City of men


Widely, daily and by design, the modern city excludes those of us who don’t occupy straight white able cis male bodies. And while we can’t easily change yesterday’s architecture, how do we change the patriarchal stereotypes it perpetuates?

By Joana Partyka

Imagine you’re walking down a street in your city. You’ve had a great night, but it’s dark now and you kick yourself for staying out so late. There’s an unlit corner coming up, so you thread your housekeys through your knuckles as your pulse and pace together quicken. Cobblestones make it difficult to move too fast in the shoes you’re wearing, though. In the morning you clatter back over these cobbles with your kid in a stroller, which you struggle to lift into the bus. At the supermarket, some of the items you need are difficult to reach even on your tiptoes. There isn’t anywhere you can comfortably rest to feed your hungry kid. And you go the long way home just to avoid walking through the local park, which would actually be really nice thanks except it feels unsafe.

If you identify as a woman, there’s a good chance you didn’t have to imagine any of this. You’ve lived it. Possibly even today.

Widely, daily and by design, the modern city excludes those of us who don’t occupy straight white able cis male bodies. Often, it happens in ways we aren’t really consciously aware of. But the message we receive is clear nonetheless: the city is not for us.

The city, it turns out, is sexist. 

Read any article on the topic and you’ll almost certainly come upon a quote by feminist geographer Jane Darke: “Our cities are patriarchy written in stone, brick, glass and concrete.” But it’s the less often published portion of Darke’s quote that’s perhaps the more illuminating: “Any settlement is an inscription in space of the social relations in the society that built it.” Bearing yesterday’s legacies, today’s built environment continues to influence life around us long after the final brick is laid. Our cities are discriminatory or inclusive; they harm or heal. Never are they neutral.  


Presented with the concept of sexist architecture, you’d be forgiven for thinking directly to the “upward-thrusting buildings ejaculating into the sky”, as author Leslie Kern witheringly characterises skyscrapers. And while, yes, they do fit the brief – Kern, who wrote Feminist City: Claiming Space in a Man-Made World, also describes them as “monuments to male corporate economic power” – it goes far deeper than that.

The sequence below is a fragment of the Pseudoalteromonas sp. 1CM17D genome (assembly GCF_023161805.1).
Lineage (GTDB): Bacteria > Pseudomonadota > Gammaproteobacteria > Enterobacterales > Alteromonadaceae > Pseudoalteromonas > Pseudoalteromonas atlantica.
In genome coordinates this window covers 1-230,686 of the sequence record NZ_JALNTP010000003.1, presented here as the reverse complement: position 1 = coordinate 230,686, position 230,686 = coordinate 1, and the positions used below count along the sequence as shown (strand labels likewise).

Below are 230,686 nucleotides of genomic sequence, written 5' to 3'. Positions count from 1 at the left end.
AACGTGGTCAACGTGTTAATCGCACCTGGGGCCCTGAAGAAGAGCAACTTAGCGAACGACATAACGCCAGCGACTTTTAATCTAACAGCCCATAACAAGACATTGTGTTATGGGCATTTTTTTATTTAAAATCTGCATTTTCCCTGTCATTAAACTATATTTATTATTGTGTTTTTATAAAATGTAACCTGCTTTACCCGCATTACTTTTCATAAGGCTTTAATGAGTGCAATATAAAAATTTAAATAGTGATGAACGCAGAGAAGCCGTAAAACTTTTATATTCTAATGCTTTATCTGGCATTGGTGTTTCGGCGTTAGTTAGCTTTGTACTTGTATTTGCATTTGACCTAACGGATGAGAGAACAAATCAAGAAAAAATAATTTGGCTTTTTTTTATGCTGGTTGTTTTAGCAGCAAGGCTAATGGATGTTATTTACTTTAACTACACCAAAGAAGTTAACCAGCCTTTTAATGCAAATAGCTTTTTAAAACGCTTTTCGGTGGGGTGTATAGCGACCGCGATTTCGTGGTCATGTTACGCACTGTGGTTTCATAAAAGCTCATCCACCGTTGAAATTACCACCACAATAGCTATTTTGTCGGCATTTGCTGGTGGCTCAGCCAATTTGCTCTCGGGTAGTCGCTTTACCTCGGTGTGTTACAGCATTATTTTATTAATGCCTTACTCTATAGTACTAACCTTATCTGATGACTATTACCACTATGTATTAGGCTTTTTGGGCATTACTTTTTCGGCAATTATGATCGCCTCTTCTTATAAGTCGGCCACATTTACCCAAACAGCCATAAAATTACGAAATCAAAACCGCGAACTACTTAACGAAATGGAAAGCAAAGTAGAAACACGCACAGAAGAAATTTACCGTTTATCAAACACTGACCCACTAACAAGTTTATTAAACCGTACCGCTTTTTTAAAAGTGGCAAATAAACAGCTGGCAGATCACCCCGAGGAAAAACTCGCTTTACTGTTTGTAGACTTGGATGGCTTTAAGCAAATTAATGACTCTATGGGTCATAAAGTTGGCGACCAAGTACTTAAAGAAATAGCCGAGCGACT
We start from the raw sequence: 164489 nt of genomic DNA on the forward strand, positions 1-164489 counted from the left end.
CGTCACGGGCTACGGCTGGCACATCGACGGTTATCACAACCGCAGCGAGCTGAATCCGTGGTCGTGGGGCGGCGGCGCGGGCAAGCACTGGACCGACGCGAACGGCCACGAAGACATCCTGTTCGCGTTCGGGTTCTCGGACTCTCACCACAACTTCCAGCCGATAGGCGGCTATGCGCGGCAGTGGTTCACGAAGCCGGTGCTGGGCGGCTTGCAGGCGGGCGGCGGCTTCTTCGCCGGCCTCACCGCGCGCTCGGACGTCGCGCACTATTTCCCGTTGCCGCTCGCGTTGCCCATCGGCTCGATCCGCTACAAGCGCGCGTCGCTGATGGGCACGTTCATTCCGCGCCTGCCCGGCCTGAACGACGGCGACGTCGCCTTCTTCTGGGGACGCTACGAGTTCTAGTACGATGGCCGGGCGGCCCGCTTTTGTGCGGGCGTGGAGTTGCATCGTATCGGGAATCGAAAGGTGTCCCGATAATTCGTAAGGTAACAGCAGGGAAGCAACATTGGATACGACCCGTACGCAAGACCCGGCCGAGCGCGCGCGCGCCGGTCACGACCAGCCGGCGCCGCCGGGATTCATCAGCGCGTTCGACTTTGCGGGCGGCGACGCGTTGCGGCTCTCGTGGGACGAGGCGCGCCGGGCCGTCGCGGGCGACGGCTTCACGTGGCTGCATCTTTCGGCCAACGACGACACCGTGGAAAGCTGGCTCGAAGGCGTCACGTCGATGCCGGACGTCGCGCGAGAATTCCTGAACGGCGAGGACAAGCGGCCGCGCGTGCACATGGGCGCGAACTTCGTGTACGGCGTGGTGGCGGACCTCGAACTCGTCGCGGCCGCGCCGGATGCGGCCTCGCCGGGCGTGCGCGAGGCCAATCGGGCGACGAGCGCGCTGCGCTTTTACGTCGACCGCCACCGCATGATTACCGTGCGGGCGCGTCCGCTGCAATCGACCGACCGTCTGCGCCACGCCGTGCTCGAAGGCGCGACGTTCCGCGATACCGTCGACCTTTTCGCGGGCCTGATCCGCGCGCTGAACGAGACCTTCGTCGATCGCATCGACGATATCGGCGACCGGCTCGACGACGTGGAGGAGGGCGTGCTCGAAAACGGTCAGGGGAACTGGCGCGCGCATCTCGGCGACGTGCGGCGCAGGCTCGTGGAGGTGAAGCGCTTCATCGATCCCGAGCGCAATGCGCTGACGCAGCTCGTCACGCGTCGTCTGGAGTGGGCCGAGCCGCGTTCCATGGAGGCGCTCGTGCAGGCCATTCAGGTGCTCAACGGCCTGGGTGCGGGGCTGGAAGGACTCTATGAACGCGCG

Modern public spaces – and most private ones, for that matter – are not designed with the female experience in mind. Quite simply, they’re designed by men for men, explicitly charted in service of male economic enterprise. Says Kern: “The city has been set up to support and facilitate the traditional gender roles of men, with men’s experiences as the norm.”

“The primary decision-makers in cities, who are still mostly men, are making choices about everything from urban economic policy to housing design, school placement to bus seating, policing to snow removal, with no knowledge, let alone concern for, how these decisions affect women,” she writes.

The idea that a city is engineered around the employment activities of men while singularly facilitating a life of homemaking for women harkens back a little further than Kern’s 2020 book. In a 1980 paper published in the peer-reviewed feminist academic journal Signs, architect Dolores Hayden theorises that 20th century architectural design practices have their roots in the adage ‘a woman’s place is in the home’. From this implicit but widely adopted tenet stems urban design as we know it today, she contends, whereby “dwellings, neighbourhoods and cities designed for homebound women constrain women physically, socially and economically”.

Rewinding even further, it’s clear that urban design has ignored women from the very beginning. In 1948, legendary French architect Le Corbusier developed his anthropometric architectural scale, the modulor, based on the ‘universal’ dimensions of a six-foot man. And in 30-15BC, architect Vitruvius wrote his treatise On Architecture, which defines the ‘ideal’ human proportions in male and white terms. TL;DR: the city does not acknowledge the way women use space or move through it, and never has.